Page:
Through November 26, in Salem, Massachusetts
The artists in “It’s Alive! Classic Horror and Sci-Fi Art from the Kirk Hammett Collection,” at the Peabody Essex Museum, who were, as usual in such situations, unbilled, used the visual geometry of terror—Art Deco, German Expressionism, and even avant-garde Soviet cartoon art—to foster wild and mood-evoking signage. Between the late teens and early 1960s, the nascent movie-poster genre morphed in focus from the crypt and madhouse to the lab and the far side of the moon.
Anyone remotely familiar with movie-poster collecting will swoon over the so-called “one sheet” of 1935’s Bride of Frankenstein, measuring 41 by 21 inches. But what is most shocking, almost literally, is the barrage of color: the vermillion flame of Bride Elsa Lanchester’s inked-in hair, with its topaz highlights; and the green visage of Boris Karloff’s monster.
These works are largely fun, but we must bear in mind, early horror was not tongue-in-cheek. It took its frights seriously. The 1932 one sheet of The Mummy arranges Karloff’s tightly wrapped figure in a diagonal line atop that of his love interest, Zita Johann, who leans seductively against a stone from a funerary chamber. There are devils in these details, with an added touch of impishness, to let prospective movie-goers leery of the frightening content of the films, know there was fun to be had.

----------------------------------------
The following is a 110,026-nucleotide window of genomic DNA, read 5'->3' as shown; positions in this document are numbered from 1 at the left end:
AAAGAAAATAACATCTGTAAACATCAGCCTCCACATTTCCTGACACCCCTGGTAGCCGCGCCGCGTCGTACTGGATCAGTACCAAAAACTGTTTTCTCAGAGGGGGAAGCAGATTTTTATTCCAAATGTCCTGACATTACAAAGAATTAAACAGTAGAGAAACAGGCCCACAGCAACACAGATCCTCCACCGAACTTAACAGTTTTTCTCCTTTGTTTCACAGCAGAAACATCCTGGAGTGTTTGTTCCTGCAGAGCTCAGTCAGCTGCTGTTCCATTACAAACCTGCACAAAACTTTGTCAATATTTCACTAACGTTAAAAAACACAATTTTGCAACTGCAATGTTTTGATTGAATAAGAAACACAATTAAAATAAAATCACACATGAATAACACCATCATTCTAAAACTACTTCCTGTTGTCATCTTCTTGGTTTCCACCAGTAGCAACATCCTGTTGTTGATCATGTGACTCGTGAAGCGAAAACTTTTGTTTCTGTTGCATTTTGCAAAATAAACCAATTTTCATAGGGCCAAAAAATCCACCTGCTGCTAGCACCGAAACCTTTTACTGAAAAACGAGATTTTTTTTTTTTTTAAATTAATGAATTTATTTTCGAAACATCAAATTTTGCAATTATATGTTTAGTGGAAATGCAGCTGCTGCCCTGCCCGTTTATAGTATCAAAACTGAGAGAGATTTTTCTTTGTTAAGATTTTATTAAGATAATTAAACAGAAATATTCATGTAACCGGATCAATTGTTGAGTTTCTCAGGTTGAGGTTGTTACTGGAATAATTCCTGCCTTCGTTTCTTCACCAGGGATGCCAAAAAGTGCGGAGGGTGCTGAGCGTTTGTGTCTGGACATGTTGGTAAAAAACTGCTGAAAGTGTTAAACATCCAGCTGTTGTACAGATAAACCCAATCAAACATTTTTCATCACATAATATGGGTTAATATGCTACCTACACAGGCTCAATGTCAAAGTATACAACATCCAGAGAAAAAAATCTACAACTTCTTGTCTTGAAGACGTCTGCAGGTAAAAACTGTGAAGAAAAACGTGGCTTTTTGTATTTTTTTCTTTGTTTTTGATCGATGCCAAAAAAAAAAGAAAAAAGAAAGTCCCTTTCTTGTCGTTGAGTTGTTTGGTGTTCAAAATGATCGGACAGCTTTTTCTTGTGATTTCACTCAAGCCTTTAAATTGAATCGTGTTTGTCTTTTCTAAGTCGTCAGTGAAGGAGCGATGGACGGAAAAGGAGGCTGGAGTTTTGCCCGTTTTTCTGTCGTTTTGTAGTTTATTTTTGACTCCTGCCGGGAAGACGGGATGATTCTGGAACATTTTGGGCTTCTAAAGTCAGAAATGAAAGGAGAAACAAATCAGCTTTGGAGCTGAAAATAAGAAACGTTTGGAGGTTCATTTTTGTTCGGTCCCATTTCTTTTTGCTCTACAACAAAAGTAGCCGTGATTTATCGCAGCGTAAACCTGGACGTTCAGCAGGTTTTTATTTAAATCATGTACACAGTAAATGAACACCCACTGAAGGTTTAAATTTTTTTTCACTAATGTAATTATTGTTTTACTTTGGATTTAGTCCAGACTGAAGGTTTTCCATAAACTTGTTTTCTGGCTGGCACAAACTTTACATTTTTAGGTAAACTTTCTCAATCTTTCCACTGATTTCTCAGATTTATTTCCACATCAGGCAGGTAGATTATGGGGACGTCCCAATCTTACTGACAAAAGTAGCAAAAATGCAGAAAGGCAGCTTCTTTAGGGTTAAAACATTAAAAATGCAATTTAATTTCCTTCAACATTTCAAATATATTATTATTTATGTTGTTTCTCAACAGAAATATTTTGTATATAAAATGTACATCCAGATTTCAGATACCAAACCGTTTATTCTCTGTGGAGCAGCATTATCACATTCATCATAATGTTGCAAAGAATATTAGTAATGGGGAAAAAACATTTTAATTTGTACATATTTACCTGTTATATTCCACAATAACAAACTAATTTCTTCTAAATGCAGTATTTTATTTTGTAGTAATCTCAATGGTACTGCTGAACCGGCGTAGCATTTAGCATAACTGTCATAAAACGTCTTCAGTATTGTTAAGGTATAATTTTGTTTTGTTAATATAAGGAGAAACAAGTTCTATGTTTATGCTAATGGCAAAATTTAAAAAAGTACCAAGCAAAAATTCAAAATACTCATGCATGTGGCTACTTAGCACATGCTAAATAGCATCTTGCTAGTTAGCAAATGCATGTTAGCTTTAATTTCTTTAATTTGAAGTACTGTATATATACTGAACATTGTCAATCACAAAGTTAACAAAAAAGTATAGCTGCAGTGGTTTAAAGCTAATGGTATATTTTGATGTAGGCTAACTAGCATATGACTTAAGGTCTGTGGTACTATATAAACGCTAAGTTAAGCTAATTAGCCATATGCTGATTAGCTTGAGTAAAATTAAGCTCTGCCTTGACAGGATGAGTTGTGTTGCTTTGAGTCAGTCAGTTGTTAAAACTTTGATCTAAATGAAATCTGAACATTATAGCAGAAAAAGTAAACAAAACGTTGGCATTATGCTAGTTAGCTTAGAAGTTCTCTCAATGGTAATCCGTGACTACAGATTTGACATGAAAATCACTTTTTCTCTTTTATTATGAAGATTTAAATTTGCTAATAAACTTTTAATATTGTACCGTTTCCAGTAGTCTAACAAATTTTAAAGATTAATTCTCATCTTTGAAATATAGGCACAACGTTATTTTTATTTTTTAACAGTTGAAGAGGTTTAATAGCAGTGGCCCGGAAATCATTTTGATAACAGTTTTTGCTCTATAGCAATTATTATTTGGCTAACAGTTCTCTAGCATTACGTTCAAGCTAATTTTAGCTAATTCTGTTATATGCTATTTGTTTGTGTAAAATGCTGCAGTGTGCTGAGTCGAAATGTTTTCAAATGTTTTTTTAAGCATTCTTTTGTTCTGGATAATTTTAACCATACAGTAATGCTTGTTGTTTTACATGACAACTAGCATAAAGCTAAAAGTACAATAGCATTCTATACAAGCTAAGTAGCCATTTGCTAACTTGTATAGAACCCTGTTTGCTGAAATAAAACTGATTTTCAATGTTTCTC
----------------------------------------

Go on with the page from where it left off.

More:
A 1931 lithograph of Dracula, with Bela Lugosi as the Count, has a wonderful dimensionality to it, as a terrified Renfield and an all-but-flying vampire explode forward from the poster, with a carmine-red-soaked rendering of the title stamped in the middle of their singular contretemps, like some bizarre mode of horror punctuation.
The 1950s offerings have a campier element, as evidenced in the Japanese-produced offset lithograph for Mothra (1962), in which a pugnacious moth—its face bedecked in pincers—looms over two scantily clad skirt-dancer types. This moth, clearly, is an Atomic mover and shaker. A different offset lithograph, for Night of the Living Dead (1968), parallels the minimalistic efficacy of the film it was promoting: the simple design of obsidian background, chalk-white skull with chalk-white text, is suggestive of the final phases of our shared dust-unto-dust fate. Sobering.
But horror films, ironically, for as much as they wish to disrupt your day, are about fun, in the end, and it’s clear that Hammett collects with that idea in mind. It’s always at the fore in this show. An offset lithograph for The Angry Red Planet (1960), encapsulates the blend nicely, with this weird cross between a spider crab and a primate drooling atop a rendering of Mars kitted out with a castle, as puny Army men fire their useless weapons into the lava-red breach. And even if you don’t know who they are—and who would?—when you read the attribution of “Screenplay by Sid Pink and Ib Melchior,” you think, “Right, that makes sense—as if anyone else could have been behind this pleasing madness.”